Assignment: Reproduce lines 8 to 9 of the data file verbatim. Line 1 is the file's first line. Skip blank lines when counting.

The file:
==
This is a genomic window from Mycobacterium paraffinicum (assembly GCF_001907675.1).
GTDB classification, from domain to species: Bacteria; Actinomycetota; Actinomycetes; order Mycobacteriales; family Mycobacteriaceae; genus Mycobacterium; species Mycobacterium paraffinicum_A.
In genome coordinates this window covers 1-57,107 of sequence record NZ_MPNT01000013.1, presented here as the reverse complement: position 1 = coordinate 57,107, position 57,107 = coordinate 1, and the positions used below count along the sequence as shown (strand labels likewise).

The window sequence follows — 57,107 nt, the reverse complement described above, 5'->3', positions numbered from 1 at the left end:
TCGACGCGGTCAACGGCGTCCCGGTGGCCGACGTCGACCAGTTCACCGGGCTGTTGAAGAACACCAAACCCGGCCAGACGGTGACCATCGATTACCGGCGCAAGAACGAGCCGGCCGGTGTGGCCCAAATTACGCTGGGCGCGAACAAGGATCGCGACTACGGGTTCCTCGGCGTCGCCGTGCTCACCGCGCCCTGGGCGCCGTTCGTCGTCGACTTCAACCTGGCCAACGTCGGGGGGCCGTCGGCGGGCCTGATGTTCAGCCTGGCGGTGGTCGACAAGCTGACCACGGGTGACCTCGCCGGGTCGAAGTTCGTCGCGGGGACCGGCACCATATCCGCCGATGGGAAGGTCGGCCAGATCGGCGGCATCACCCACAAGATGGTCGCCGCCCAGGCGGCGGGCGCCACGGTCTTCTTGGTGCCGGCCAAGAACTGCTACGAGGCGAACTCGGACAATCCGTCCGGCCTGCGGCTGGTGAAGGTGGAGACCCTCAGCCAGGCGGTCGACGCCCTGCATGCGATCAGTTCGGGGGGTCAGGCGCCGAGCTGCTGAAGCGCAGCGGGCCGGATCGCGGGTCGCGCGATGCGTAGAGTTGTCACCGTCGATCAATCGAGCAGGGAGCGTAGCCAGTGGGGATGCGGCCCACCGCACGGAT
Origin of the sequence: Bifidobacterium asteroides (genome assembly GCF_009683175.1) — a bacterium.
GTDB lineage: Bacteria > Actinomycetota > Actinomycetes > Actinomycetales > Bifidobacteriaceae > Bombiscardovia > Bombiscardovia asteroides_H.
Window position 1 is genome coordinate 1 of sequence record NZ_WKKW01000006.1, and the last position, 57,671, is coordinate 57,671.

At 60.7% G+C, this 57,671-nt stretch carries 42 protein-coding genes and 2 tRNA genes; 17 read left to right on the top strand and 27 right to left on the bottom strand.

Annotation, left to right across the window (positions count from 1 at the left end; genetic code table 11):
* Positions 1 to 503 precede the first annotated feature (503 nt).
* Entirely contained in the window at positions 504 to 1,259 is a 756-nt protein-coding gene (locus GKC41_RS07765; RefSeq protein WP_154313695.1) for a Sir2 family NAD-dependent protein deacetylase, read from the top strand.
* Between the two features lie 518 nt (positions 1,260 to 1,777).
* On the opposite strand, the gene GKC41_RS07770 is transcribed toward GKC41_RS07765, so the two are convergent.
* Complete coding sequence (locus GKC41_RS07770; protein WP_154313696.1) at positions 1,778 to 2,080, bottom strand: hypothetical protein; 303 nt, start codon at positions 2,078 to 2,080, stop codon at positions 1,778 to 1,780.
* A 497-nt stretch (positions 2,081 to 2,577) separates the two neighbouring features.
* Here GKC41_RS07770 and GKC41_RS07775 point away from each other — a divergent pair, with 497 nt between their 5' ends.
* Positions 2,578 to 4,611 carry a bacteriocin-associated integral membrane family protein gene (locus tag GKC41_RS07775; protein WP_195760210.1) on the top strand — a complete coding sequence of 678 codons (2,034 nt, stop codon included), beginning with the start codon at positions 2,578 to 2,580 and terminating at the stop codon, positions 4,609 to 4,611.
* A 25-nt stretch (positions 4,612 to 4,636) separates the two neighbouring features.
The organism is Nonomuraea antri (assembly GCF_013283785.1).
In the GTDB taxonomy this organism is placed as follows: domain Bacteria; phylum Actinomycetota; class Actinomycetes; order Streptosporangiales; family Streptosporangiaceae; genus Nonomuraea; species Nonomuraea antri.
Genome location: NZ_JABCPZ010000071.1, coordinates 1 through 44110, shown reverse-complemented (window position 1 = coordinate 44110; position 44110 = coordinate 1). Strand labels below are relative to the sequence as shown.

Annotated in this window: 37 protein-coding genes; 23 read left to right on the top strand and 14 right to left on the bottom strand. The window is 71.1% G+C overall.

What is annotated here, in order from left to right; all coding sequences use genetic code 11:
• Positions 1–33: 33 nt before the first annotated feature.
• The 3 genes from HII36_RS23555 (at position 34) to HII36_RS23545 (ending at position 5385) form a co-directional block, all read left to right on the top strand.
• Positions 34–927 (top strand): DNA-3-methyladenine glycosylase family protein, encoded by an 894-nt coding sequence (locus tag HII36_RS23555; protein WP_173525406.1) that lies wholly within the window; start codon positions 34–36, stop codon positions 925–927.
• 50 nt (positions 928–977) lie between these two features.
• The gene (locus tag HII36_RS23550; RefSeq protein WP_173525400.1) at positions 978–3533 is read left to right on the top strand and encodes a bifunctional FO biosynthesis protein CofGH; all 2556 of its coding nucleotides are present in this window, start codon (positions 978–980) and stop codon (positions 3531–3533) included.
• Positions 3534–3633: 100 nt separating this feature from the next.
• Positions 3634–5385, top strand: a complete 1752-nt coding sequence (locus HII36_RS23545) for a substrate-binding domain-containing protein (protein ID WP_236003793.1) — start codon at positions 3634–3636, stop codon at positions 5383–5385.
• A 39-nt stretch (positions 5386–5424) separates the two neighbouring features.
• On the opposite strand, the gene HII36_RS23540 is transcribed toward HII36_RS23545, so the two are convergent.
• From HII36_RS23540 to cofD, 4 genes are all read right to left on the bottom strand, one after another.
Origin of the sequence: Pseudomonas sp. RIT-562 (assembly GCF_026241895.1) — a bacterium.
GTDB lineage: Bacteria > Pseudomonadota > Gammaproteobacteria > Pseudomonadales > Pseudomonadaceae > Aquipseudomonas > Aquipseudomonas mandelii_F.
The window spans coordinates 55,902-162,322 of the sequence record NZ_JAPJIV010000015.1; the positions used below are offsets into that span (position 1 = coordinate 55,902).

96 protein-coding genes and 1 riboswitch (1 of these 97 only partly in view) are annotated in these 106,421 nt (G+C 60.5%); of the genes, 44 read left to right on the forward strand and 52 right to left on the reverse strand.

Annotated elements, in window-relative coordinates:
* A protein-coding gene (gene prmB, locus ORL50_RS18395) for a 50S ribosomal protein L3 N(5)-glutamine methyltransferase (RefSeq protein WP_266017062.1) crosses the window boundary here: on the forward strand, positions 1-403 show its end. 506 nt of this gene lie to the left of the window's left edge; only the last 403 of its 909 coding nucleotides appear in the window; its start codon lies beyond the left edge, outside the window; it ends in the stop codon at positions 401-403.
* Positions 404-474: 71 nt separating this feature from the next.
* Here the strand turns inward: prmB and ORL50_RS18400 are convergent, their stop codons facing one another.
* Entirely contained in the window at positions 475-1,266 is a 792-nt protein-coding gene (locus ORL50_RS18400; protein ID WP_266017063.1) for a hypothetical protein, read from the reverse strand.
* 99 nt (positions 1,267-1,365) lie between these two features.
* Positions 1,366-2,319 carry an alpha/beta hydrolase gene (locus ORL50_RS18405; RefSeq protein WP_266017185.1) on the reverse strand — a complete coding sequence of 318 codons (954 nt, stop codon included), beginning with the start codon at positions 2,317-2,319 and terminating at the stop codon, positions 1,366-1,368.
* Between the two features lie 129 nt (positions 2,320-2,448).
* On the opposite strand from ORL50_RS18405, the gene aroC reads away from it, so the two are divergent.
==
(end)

Window position 1 is genome coordinate 1 of sequence record NZ_WKKW01000006.1, and the last position, 57,671, is coordinate 57,671.

At 60.7% G+C, this 57,671-nt stretch carries 42 protein-coding genes and 2 tRNA genes; 17 read left to right on the top strand and 27 right to left on the bottom strand.